Looks like a local school campus will soon become a nonprofit campus. You might be thinking of something along the lines of how Ivywild was redeveloped, but that's not exactly right. Although similar in concept, the two buildings that make up Hillside's Helen Hunt Elementary School will be repurposed to continue to serve the neighboring community. Plans include using the school for nonprofit offices, Head Start/daycare classrooms and some type of kitchen operation.
A small group of diverse folks gathered at Hillside's Relevant Word Ministries the night of Wednesday, Feb. 15, to discuss what will become of Helen Hunt, the 100-year-old school (currently not listed on any historic register) that closed in District 11 last May. Until now, there has not been an official report from The Lane Foundation, which purchased the buildings in August for $1 (with the stipulation that the school remain an edifice that fosters community empowerment). Many rumors of what the school is to become have swirled within the community since the time of its purchase.
Those at Wednesday's assembly included white, black and brown — teenagers, middle-agers and longtime senior residents, all curious to learn about the future of their community. This meeting also served as a mini-reunion for former founding members of the Hillside Neighborhood Association such as Promise Lee, Rochelle Taylor, Fannie Lee and Ruth Johnson.
City planning official Lonna Thelen discussed the permit applications submitted to the city for zoning. The Lane Foundation applied for three: PBC (Planned Business Center), a Development Plan (for parking and a playground), and a final plat to determine exact boundaries.
Zach McComsey, CEO of the Lane Foundation, shared plans for the vacant school and addressed the neighborhood's concerns. "The purpose of this campus is to empower nonprofits to serve the community," he stated. He also said he would solicit neighborhood feedback from community members such as Pastor Promise Lee to help keep nonprofits accountable to their intended service.
The Lane Foundation plans to invest $2 million in structural amendments only and will rely on the nonprofits who sign leases to help with building upkeep. The planned retrofits will be applied to the newer building only. Right now all renovations on the older building are at a standstill, as it will cost several million dollars to renovate. The Community Partnership for Childhood Development (CPCD) is the only nonprofit to have officially signed a lease at this time, but The Lane Foundation is looking for more nonprofits to inhabit the space and hopes the community can help in this search.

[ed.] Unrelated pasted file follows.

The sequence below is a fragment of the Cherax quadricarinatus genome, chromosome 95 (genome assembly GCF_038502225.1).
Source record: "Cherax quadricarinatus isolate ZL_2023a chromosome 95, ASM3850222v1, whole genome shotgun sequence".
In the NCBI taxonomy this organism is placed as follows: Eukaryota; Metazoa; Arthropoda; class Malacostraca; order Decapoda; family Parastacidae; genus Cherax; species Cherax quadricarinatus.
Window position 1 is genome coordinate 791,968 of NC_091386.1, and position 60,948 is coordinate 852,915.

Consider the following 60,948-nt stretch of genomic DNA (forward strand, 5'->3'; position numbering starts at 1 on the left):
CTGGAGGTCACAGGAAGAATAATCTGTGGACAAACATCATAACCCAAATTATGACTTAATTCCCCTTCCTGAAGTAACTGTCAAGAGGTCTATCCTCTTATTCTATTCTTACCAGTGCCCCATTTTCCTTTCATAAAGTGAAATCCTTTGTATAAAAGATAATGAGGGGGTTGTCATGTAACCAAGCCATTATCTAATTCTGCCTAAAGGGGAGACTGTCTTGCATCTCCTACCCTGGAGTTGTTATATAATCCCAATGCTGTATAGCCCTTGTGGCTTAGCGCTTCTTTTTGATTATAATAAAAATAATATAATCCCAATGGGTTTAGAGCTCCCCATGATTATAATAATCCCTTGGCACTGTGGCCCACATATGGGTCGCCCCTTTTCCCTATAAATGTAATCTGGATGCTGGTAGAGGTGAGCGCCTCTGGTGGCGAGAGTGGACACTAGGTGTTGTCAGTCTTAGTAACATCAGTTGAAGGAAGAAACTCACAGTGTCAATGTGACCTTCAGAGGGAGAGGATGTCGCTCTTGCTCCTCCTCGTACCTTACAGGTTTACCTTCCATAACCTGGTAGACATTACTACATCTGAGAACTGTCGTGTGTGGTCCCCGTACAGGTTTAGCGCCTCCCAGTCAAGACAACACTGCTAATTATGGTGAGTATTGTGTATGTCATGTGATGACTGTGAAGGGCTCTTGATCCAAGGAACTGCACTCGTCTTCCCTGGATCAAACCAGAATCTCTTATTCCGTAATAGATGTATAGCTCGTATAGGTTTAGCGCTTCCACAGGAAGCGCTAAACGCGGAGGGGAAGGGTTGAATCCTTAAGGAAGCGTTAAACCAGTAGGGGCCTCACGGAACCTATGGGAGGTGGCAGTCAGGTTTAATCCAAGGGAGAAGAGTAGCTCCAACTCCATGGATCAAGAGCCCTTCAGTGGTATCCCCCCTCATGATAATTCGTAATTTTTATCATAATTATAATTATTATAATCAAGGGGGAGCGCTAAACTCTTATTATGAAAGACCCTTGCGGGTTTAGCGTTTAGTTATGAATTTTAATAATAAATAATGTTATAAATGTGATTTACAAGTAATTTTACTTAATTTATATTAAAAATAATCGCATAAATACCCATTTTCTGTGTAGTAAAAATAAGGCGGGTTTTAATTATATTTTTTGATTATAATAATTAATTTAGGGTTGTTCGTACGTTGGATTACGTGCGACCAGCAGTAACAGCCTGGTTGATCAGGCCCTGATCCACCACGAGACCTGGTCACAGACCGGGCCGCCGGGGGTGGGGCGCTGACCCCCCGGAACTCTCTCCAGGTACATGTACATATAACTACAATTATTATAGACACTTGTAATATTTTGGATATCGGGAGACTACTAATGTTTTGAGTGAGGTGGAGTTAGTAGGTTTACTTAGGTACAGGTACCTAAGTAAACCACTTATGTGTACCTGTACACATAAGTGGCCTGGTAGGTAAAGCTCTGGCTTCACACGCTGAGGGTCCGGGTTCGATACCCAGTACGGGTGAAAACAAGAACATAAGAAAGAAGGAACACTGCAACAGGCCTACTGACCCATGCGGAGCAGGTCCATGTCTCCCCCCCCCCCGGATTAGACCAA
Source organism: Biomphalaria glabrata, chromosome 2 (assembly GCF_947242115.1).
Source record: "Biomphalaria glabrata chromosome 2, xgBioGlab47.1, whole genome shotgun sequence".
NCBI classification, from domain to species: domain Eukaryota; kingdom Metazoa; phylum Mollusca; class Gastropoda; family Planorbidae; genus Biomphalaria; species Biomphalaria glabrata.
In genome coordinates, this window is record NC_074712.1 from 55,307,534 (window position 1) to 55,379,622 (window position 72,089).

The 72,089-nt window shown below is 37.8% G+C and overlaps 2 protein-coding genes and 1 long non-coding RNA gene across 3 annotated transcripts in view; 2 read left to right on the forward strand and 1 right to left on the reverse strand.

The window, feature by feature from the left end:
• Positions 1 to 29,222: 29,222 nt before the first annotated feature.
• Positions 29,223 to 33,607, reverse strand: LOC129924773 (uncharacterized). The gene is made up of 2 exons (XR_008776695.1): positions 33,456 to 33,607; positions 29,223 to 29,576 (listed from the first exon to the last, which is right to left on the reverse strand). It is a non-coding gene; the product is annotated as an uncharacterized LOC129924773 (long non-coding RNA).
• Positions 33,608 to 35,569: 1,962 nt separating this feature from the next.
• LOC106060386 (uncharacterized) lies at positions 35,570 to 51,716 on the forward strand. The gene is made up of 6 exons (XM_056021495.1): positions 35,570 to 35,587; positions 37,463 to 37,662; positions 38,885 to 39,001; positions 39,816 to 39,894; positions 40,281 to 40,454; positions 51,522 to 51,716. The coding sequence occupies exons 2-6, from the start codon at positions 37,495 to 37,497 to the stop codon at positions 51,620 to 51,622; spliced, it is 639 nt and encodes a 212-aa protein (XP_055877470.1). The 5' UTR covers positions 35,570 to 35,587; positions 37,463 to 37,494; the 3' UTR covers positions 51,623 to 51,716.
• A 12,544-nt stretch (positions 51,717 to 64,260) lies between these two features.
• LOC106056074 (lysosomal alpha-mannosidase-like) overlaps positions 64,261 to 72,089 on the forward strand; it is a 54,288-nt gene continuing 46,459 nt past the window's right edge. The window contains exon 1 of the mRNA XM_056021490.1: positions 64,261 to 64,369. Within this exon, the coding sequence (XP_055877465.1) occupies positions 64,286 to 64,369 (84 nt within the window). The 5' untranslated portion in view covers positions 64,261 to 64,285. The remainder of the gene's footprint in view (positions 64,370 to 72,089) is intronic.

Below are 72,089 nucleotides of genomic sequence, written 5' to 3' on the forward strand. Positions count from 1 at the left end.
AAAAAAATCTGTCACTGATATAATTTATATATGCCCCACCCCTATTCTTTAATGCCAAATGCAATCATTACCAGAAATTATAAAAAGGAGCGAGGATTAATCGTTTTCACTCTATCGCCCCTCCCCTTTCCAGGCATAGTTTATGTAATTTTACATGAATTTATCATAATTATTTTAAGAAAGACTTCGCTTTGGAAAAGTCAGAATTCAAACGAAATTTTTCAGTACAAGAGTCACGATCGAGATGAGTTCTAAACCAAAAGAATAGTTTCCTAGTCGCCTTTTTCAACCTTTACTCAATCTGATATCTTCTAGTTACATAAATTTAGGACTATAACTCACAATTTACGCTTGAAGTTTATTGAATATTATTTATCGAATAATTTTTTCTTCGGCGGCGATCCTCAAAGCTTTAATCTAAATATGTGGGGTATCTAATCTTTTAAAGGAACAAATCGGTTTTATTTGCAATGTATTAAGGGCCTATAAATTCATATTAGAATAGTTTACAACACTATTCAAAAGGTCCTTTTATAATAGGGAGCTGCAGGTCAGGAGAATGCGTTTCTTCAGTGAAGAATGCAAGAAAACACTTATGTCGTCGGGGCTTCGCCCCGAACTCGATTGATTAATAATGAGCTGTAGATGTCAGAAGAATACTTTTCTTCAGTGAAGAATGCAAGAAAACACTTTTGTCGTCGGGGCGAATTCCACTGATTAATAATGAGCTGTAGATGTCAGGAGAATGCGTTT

Nonprofits may occupy space rent-free as long as they are committed to helping the neighborhood long-term and can afford to contribute to building upkeep — $10/square-foot/month, paid annually.
Concerns from residents at the meeting included who will be responsible for additional trash in yards, the dangers of kids roaming freely in the street after school, and services in the building that would attract the homeless. In addition, June Waller with the area's SAAVY Seniors group stated her goal "is to make sure the space is accessible to seniors."
McComsey assured residents that CPCD would have five classrooms for preschoolers in the newer building, leaving the possibility of "free-range" children less likely. Also, a professional property management company will be hired to maintain the grounds. Overall the community seemed receptive — there were no major objections voiced during the meeting.
McComsey stated he "had spoken with 40 to 50 people during this process, including neighborhood stakeholders and residents."
Relevant Word Ministries was chosen as a neutral space to hold the town hall-style meeting and Pastor Lee joked, "he took page right out of my community organizing book ... I am happy that the rebuilding of the community is beginning right here at the church."
Things are looking up for Hillside, and it seems that a lot of resources are focused on this area near downtown. The vision of empowering nonprofits to empower the community may be a saving grace for residents in the area who live below the poverty line.